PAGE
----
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Skeleton Eroding Band (SEB)

Seb_goniastrea

Skeletal Eroding Band Goniastrea spp. Photo: Andrew Bruckner

Seb_goniastrea_2

Skeletal Eroding Band Goniastrea spp.
Notes: Small lesion with Hallofolliculina ciliates forming a band at the margin between live tissue and exposed skeleton.
Photo: Andrew Bruckner

Goniastrea_seb

Goniastrea edwardsi with a small focal lesion caused by the ciliate Halofolliculina corallasia, which is eroding the tissue and skeleton. The black specks are embedded loricae or tests of the ciliate.
Photo: Andrew Bruckner


Skeleton Eroding Band identification

SEB is characterized by diffuse areas of tissue loss exposing skeleton that is eroded and covered by the external casings of the ciliates (vacated loricae of Halofolliculina) that have a salt and pepper appearance. Living tissue is typically separated from algal colonized skeleton by a non-uniform (1 – 10 cm thick), black to dark-green, undulating, annular border.

At low densities, ciliates may appear as sparsely scattered, dark dots on skeleton recently denuded of tissue, producing a characteristic speckled appearance. At high densities, ciliates form a thick dark band that grades into areas of sparsely scattered, vacated loricae.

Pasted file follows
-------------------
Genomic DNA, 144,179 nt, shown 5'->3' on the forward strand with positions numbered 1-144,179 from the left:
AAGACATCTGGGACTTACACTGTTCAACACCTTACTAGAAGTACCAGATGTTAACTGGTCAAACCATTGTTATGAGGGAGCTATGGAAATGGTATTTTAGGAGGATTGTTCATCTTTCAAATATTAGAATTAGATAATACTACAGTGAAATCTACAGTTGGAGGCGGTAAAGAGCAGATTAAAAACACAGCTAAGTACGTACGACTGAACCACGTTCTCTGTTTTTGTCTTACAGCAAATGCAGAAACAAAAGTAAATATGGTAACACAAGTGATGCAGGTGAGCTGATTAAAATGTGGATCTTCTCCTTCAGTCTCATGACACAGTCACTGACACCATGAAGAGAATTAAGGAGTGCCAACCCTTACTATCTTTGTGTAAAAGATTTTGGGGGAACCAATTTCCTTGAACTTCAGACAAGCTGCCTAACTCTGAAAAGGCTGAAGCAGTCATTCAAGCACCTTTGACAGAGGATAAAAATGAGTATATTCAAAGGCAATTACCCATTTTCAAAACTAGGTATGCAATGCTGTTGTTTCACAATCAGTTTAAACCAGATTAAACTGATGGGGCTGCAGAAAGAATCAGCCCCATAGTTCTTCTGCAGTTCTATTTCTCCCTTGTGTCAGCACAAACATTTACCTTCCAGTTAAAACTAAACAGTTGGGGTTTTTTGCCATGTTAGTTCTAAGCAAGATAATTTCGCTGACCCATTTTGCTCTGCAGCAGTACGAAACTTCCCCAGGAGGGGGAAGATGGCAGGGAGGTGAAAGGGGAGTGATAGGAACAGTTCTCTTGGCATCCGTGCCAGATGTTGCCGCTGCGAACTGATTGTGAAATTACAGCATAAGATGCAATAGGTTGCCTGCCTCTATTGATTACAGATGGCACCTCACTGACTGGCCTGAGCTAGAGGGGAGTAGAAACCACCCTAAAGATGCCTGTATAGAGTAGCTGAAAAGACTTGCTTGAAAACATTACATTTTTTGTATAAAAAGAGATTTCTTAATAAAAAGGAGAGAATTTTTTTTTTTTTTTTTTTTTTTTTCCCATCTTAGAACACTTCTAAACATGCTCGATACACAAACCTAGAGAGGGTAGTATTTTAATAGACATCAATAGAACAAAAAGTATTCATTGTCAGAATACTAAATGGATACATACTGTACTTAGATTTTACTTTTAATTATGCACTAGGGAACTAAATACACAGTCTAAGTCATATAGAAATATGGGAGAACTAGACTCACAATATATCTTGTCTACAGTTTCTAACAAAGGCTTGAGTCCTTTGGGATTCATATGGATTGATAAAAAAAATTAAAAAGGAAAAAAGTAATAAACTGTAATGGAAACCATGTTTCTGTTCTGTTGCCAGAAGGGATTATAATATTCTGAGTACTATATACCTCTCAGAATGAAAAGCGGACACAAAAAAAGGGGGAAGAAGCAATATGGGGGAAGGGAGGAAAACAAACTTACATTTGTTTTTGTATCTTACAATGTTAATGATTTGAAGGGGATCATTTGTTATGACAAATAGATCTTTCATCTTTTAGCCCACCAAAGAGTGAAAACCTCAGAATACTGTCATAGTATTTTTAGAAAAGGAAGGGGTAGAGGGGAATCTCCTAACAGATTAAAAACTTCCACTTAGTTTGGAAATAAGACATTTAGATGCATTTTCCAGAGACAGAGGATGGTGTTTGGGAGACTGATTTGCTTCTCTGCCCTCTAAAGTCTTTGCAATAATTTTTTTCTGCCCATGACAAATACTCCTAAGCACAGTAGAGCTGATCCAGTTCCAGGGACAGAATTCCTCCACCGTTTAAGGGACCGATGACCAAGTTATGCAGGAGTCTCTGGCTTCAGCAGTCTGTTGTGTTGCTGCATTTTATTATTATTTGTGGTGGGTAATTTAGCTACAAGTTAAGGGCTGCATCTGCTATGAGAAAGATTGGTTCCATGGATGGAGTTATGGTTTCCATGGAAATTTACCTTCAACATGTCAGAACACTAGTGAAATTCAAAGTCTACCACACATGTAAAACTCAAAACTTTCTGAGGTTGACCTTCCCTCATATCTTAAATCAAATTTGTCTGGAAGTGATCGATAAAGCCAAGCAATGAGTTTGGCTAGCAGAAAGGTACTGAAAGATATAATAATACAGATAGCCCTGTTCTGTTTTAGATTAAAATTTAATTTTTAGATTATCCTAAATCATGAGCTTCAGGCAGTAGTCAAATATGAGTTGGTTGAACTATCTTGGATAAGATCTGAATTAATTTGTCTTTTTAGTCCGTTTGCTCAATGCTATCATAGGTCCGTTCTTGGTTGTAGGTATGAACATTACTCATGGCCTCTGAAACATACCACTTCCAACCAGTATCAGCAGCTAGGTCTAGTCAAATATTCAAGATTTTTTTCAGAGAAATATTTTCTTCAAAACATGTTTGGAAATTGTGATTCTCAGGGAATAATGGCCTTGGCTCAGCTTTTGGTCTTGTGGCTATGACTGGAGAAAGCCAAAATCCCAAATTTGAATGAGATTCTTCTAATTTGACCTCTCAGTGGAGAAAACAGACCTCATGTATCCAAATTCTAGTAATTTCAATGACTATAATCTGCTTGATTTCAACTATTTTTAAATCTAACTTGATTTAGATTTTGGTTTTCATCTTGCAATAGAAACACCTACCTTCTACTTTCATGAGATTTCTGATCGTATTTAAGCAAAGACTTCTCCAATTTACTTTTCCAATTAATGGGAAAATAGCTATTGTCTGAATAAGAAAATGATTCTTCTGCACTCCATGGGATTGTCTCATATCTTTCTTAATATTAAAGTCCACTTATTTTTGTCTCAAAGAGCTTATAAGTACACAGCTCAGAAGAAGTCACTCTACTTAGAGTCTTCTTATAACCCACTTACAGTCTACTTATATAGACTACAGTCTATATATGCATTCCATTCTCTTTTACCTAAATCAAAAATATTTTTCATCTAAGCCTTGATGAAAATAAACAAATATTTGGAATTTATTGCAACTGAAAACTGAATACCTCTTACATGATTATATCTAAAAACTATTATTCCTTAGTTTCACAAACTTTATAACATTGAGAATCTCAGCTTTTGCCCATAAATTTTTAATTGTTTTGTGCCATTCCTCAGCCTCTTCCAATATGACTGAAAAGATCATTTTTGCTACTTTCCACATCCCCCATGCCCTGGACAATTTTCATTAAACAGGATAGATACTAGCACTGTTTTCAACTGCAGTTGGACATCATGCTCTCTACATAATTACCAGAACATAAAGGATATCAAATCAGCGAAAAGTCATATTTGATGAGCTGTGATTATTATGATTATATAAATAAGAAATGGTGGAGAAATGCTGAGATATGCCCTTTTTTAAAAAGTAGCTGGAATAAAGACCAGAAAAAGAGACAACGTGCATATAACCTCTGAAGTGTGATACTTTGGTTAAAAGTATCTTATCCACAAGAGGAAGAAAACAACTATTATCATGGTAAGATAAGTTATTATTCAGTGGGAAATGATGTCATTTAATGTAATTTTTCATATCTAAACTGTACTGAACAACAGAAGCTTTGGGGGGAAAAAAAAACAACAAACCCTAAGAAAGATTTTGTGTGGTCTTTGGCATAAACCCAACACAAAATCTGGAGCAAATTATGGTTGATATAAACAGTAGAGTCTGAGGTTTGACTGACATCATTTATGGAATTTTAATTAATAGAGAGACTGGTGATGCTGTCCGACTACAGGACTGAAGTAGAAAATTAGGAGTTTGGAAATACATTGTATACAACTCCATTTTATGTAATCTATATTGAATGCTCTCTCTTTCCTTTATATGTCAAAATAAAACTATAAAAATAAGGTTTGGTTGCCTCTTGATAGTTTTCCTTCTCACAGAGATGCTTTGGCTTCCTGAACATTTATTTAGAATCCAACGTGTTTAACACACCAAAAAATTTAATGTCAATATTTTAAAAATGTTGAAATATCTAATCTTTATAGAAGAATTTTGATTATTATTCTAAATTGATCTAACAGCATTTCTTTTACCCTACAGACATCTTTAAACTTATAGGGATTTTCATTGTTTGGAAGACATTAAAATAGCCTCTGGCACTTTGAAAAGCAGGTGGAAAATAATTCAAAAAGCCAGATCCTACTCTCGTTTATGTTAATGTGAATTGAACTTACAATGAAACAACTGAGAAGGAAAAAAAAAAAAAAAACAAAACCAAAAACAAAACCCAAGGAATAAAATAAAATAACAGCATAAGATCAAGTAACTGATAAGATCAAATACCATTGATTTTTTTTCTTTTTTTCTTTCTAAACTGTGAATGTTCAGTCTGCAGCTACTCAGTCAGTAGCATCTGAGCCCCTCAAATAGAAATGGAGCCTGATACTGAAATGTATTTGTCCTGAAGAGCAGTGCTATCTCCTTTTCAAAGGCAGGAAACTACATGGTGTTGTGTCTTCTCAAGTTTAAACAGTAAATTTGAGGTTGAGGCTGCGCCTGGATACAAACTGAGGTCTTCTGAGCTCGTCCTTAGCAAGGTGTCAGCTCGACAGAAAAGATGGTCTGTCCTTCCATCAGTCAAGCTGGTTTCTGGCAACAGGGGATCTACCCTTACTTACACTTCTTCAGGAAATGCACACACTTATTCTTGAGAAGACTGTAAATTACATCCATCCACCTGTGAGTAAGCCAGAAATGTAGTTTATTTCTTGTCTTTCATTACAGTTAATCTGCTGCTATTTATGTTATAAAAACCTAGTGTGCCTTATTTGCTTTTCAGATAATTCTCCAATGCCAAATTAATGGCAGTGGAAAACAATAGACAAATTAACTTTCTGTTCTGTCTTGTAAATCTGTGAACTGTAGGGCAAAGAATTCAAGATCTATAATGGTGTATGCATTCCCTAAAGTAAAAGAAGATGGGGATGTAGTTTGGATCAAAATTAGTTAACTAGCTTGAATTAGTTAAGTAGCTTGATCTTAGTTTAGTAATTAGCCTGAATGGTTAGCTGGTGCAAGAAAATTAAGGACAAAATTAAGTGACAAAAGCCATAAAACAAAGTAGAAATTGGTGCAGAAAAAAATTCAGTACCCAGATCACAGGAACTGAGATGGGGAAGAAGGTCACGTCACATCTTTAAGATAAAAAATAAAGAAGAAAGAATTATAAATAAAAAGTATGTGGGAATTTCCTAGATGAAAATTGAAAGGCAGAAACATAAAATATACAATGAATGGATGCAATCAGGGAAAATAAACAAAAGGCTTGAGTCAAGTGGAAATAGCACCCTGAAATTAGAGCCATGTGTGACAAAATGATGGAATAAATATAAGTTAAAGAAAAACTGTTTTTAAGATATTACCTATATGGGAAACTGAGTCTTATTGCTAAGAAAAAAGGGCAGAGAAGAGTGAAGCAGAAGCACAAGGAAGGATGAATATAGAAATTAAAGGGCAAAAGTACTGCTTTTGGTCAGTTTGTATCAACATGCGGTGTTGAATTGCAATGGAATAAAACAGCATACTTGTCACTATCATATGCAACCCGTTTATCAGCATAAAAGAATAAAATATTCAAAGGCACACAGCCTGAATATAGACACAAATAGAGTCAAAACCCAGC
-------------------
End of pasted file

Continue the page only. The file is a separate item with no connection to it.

The locations of lesions associated with SEB vary among coral species and also as lesions progress across colonies. Most infections originate basally, progressing to the branch tips in branching colonies, while they are often located centrally in hemispherical, sub-massive or encrusting colonies. SEB can also appear at the margin of any previously denuded lesion, and they are often associated with white syndromes, especially during the later stages of an infection.

Without magnification, dense bands of Halofolliculina ciliates can appear similar to black band disease. However, SEB infections tend to be more speckled in appearance. In contrast, BBD lesions are characterized by discrete black bands composed primarily of cyanobacterial filaments that overly live tissue and can be readily dislodged. BBD lesions also lack the eroded calices often seen in SEB infections.

SEB has been recorded on 82 species of scleractinian corals, in 26 genera and 12 families, as well as the hydrozoan coral, Millepora. The family Pocilloporidae and Acroporidae are the most susceptible scleractinian families to SEB.


Skeleton Eroding Band and monitoring effort over time

Global occurrence of SEB

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